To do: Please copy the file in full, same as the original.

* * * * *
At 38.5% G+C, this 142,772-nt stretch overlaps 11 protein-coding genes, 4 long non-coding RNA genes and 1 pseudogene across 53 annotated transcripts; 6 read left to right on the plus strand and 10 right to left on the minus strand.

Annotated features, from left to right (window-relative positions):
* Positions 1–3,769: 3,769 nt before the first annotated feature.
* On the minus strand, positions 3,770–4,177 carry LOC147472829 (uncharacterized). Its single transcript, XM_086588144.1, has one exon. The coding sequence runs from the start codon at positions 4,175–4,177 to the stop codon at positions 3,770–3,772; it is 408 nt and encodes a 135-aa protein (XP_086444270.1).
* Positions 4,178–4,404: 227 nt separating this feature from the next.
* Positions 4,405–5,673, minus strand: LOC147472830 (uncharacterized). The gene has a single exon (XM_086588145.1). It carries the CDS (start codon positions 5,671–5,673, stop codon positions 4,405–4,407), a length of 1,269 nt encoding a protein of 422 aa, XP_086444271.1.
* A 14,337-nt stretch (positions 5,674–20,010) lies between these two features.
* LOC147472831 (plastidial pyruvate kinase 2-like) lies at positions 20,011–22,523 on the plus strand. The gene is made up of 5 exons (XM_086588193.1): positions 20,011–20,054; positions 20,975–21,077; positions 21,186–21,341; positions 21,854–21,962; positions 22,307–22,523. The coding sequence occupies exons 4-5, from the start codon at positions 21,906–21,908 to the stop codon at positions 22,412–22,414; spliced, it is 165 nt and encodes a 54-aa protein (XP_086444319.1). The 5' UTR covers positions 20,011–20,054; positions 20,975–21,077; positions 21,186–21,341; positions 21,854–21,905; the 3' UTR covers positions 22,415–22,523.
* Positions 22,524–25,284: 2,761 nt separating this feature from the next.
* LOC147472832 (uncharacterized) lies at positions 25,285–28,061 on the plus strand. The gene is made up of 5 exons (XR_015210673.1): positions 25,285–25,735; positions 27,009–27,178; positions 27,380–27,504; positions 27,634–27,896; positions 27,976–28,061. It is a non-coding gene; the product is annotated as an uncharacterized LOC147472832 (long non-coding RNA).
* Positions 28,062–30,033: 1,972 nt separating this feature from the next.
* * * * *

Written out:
At 38.5% G+C, this 142,772-nt stretch overlaps 11 protein-coding genes, 4 long non-coding RNA genes and 1 pseudogene across 53 annotated transcripts; 6 read left to right on the plus strand and 10 right to left on the minus strand.

Annotated features, from left to right (window-relative positions):
* Positions 1–3,769: 3,769 nt before the first annotated feature.
* On the minus strand, positions 3,770–4,177 carry LOC147472829 (uncharacterized). Its single transcript, XM_086588144.1, has one exon. The coding sequence runs from the start codon at positions 4,175–4,177 to the stop codon at positions 3,770–3,772; it is 408 nt and encodes a 135-aa protein (XP_086444270.1).
* Positions 4,178–4,404: 227 nt separating this feature from the next.
* Positions 4,405–5,673, minus strand: LOC147472830 (uncharacterized). The gene has a single exon (XM_086588145.1). It carries the CDS (start codon positions 5,671–5,673, stop codon positions 4,405–4,407), a length of 1,269 nt encoding a protein of 422 aa, XP_086444271.1.
* A 14,337-nt stretch (positions 5,674–20,010) lies between these two features.
* LOC147472831 (plastidial pyruvate kinase 2-like) lies at positions 20,011–22,523 on the plus strand. The gene is made up of 5 exons (XM_086588193.1): positions 20,011–20,054; positions 20,975–21,077; positions 21,186–21,341; positions 21,854–21,962; positions 22,307–22,523. The coding sequence occupies exons 4-5, from the start codon at positions 21,906–21,908 to the stop codon at positions 22,412–22,414; spliced, it is 165 nt and encodes a 54-aa protein (XP_086444319.1). The 5' UTR covers positions 20,011–20,054; positions 20,975–21,077; positions 21,186–21,341; positions 21,854–21,905; the 3' UTR covers positions 22,415–22,523.
* Positions 22,524–25,284: 2,761 nt separating this feature from the next.
* LOC147472832 (uncharacterized) lies at positions 25,285–28,061 on the plus strand. The gene is made up of 5 exons (XR_015210673.1): positions 25,285–25,735; positions 27,009–27,178; positions 27,380–27,504; positions 27,634–27,896; positions 27,976–28,061. It is a non-coding gene; the product is annotated as an uncharacterized LOC147472832 (long non-coding RNA).
* Positions 28,062–30,033: 1,972 nt separating this feature from the next.